Making Energy Work for Everyone: Pursuing a Future Powered by Equity, Diversity, & Inclusion 

This feature is part of NCSEA’s ongoing focus on diversity in clean energy and the importance of creating an accessible, affordable future for all.  

NCSEA had the opportunity to sit down and talk with Ajulo Othow, Founder and CEO of EnerWealth Solutions and General Counsel at Carolina Solar Services last November about House Bill (HB) 951: Energy Solutions for NC. The conversation took place at the Southeast Renewable Energy Summit in Charlotte, NC and was featured as a live episode on the Squeaky Clean Energy Podcast. Host Matt Abele was joined by Ivan Urlaub, NCSEA’s Chief of Innovation and Strategy, to discuss the implications that the bill would have for equity and access in the clean energy market. HB 951 marks progress in the energy transition, though the need for a clear vision and inclusive set of goals to link decarbonization and its distributed benefits remains an undefined imperative.   

Ajulo Othow offered a unique perspective gained from an ever-evolving career focused on increasing the widespread benefits of clean energy. She founded EnerWealth Solutions in 2017 to generate additional wealth for low to moderate income households and communities across the state. She also joined the General Counsel of Carolina Solar Services to utilize a holistic approach while analyzing the ecosystem services of renewable energy projects throughout their lifecycles. This skill in systems thinking allows Othow to critically examine the strengths and shortcomings of HB 951. 

In this conversation, Othow stressed that the bill provides a tremendous opportunity for NC to set an example for other states on how to be a leader in clean energy while sharing its benefits with all citizens. By effectively addressing distributional impacts and creating an inclusive environment for historically underrepresented stakeholders, such as working families, rural communities, and small businesses, NC can ensure accessibility and affordability for these groups. Othow also shed light on the disparity that exists between policymakers and low-to-moderate- income energy users, with its roots steeped in racism and prejudice. Many of these voices have been ignored or misrepresented in the past, with communities often not invited to the table. Misallocations of funding and investments have left individuals behind because of prohibitive cost barriers. Furthermore, initiatives like bill pay assistance have only served as temporary band aids instead of long-term solutions for these communities. Othow hopes that the participatory stakeholder process of HB 951 could help address these misjustices. 

She acknowledged that though certain regulatory constraints exist for the future success of HB 951, she remains optimistic that NC is uniquely positioned to address these pressing issues. Othow also discussed the narrative on the state exceeding national expectations of its solar potential and becoming a leader in installed capacity. A gap of intended beneficiaries, however, has surfaced throughout this process. The potential to open the market for community solar and additional rooftop solar, putting money back into the pockets of consumers, is an opportunity that should not be ignored. Transparency, collaboration, and data-backed discussions, explains Othow, must remain as pillars in the conversation on how to proceed.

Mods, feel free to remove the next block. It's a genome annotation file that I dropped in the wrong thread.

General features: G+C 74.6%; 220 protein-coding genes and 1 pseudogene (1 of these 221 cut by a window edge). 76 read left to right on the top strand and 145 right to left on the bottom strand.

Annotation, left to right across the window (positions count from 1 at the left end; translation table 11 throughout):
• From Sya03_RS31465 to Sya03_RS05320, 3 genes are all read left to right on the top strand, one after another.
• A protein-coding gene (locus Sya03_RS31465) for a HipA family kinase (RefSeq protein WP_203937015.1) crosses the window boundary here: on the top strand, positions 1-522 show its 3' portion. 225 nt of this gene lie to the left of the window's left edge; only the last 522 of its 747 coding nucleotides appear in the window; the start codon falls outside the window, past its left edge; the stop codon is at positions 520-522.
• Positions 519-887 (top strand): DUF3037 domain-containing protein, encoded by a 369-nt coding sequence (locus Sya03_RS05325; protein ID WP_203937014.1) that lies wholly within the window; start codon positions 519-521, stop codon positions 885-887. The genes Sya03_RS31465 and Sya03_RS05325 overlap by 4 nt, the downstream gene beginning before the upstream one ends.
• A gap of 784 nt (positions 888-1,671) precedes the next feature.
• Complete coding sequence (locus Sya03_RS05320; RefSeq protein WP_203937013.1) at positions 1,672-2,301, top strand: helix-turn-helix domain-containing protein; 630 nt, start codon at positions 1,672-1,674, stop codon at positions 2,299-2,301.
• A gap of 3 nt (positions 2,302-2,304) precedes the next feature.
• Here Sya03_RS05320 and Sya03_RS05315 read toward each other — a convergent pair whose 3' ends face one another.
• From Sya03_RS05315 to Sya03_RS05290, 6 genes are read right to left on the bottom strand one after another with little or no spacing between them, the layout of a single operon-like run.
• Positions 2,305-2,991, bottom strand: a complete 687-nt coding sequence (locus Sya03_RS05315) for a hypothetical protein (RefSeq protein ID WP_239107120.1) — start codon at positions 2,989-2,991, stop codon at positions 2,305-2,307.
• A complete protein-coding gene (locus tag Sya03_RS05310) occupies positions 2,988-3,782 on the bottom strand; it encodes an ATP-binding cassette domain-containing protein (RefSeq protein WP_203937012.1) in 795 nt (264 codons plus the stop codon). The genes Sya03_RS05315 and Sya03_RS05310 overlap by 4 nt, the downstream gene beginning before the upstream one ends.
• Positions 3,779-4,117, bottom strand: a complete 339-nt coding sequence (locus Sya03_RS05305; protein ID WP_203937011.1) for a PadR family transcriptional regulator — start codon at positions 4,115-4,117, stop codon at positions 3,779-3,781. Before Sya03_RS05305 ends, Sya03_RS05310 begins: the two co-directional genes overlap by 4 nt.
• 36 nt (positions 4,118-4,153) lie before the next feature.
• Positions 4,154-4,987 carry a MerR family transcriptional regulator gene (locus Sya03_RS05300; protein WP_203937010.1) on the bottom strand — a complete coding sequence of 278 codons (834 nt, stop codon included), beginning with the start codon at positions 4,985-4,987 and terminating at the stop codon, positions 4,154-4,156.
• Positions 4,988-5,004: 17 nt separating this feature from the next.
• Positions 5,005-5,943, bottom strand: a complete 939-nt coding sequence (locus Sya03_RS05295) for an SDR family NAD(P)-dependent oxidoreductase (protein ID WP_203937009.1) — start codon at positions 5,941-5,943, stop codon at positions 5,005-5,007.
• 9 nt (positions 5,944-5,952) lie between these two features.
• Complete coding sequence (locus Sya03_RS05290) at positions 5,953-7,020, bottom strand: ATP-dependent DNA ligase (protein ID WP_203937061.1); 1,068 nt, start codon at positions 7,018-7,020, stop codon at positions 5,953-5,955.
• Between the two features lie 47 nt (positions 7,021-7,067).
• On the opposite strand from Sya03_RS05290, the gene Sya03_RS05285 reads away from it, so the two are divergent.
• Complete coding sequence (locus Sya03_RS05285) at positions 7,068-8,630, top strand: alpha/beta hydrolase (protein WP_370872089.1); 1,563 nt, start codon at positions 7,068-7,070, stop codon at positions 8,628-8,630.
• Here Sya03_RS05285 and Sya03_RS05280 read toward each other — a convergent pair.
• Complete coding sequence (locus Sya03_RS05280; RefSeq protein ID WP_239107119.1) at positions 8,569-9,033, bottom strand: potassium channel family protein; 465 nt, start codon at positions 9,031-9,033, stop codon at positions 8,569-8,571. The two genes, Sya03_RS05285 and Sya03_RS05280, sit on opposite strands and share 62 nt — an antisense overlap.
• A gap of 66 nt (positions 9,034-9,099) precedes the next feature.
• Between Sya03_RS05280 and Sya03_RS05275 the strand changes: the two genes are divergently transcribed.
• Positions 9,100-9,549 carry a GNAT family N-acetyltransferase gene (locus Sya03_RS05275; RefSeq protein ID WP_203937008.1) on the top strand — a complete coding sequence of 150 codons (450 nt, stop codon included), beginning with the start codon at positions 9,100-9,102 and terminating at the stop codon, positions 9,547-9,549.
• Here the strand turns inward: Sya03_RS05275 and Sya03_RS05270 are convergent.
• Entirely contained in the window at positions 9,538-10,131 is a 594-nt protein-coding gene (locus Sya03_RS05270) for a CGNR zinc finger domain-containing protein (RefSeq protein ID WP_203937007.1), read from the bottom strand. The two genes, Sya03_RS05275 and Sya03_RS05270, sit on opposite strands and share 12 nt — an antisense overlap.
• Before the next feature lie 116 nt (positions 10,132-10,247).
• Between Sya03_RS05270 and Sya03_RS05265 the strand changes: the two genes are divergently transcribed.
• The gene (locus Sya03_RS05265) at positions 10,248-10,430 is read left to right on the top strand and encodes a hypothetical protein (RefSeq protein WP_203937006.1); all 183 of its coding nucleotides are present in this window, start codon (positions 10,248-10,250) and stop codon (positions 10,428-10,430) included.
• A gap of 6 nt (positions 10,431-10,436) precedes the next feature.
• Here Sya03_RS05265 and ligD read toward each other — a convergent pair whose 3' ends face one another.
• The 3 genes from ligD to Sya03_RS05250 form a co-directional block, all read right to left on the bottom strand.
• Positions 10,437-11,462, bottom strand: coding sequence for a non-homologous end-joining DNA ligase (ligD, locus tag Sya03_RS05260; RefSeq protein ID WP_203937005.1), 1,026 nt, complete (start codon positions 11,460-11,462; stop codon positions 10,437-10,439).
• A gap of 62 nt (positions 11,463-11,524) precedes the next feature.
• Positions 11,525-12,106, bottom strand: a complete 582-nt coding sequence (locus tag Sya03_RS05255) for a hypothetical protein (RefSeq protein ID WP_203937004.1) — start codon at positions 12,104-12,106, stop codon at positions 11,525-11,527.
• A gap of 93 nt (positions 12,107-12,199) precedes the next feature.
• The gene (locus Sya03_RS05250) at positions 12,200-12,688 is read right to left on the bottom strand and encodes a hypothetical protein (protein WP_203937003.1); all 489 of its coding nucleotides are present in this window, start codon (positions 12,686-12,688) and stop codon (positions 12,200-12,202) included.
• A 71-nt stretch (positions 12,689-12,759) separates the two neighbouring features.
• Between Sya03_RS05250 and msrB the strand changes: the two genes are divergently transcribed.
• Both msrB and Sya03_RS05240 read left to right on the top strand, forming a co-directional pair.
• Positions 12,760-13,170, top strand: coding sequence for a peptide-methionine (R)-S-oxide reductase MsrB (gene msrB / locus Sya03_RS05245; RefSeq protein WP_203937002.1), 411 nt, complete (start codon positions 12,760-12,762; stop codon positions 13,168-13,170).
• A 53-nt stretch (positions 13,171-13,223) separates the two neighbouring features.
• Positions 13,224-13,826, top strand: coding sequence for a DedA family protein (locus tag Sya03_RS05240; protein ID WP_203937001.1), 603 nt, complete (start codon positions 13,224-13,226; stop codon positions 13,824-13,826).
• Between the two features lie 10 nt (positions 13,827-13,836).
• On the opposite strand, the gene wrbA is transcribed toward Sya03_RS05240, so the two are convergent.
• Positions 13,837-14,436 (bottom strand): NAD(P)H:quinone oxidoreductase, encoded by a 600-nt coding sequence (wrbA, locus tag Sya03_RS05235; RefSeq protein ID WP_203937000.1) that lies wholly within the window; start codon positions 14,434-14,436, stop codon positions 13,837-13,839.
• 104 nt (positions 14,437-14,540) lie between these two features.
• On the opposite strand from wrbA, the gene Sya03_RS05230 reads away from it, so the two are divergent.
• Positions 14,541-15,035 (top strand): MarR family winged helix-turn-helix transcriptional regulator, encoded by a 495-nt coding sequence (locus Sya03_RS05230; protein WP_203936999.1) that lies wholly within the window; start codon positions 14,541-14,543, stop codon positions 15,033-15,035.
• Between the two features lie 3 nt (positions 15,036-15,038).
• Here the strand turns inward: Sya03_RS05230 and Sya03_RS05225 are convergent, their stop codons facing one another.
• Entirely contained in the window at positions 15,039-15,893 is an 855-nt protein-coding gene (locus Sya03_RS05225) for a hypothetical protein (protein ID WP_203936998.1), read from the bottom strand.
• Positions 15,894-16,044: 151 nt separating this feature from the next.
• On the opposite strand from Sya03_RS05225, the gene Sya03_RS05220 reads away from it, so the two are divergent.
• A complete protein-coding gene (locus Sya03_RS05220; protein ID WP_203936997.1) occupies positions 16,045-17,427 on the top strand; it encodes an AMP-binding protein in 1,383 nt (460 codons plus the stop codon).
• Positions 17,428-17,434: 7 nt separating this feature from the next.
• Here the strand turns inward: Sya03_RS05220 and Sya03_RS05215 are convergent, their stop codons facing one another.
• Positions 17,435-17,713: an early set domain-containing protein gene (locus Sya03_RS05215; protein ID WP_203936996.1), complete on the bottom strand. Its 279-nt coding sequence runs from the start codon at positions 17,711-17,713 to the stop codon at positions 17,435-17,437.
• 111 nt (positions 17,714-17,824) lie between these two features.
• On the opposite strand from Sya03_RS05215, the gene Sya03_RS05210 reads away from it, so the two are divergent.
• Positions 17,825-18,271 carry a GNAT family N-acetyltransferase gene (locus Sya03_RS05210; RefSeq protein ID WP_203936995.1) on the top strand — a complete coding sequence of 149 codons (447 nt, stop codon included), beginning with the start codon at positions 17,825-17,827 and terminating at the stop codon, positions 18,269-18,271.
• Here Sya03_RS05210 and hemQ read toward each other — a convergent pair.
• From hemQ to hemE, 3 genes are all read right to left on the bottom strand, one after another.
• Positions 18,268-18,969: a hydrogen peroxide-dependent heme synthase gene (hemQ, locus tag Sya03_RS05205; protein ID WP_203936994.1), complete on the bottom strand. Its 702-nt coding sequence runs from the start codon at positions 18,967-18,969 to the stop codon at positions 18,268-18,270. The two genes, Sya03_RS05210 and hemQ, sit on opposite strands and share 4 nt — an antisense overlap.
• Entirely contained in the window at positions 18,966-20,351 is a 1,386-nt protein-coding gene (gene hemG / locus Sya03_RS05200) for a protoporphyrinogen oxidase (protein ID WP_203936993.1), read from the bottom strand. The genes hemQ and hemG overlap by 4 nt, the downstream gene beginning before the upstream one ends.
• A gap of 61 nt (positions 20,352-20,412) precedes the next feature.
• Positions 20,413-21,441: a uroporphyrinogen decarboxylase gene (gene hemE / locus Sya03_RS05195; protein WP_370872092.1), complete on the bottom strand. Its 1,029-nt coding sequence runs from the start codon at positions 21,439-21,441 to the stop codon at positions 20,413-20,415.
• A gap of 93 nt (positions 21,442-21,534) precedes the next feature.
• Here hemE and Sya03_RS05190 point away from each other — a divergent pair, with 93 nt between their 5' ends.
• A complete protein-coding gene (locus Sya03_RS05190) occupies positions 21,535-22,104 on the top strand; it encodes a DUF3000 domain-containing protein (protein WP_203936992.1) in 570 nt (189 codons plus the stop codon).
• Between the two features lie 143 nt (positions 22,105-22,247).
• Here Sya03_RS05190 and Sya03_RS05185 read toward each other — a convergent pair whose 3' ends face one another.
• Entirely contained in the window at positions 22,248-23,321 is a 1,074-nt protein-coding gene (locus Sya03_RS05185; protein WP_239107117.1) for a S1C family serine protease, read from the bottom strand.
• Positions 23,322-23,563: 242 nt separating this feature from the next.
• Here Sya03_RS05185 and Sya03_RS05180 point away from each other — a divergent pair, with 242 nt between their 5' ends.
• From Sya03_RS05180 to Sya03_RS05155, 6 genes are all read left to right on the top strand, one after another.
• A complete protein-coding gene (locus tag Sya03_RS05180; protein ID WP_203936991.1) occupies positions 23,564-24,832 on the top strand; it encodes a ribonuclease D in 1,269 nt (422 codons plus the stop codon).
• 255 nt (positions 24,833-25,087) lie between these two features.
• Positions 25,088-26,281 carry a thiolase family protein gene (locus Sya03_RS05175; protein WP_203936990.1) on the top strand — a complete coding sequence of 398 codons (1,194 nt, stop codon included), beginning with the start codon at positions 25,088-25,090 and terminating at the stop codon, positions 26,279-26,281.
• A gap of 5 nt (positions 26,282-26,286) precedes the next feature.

Ivan Urlaub, who also joined the episode, touched on the importance of establishing clear goals and metrics that benefit all energy users. As Director of Equity, Diversity, and Inclusion at NCSEA, Urlaub stated that discovering ways to make clean energy work for everyone is the ‘ultimate goal.’ The conversation on an energy transition is no longer just about cost or technology, but about meeting consumers where they are. Innovation and representation remain essential to fully realize the potential of a clean energy economy centered in empowerment. He also discussed the need to rethink the political maneuvering with Duke Energy and other entities at the NC Utilities Commission. Without an alignment of incentives and common ground, a path forward with HB 951 will remain tumultuous and uncertain. 

Equal access and just distributional impacts can no longer be on the backburner of this discussion. NC has the opportunity to cultivate a vibrant and sophisticated energy marketplace by effectively addressing the energy burden and lack of inclusion in clean energy. As Ajulo Othow stated: “If we can make this work for everyone, the benefit flows both ways. Economic development and resiliency are directly linked.” 

For the full conversation between Matt, Ajulo, and Ivan, check out Episode 59: The HB 951 Saga - What's Not in the Bill and be sure to head over to NCSEA’s webpage on HB951 to learn more about the bill. 

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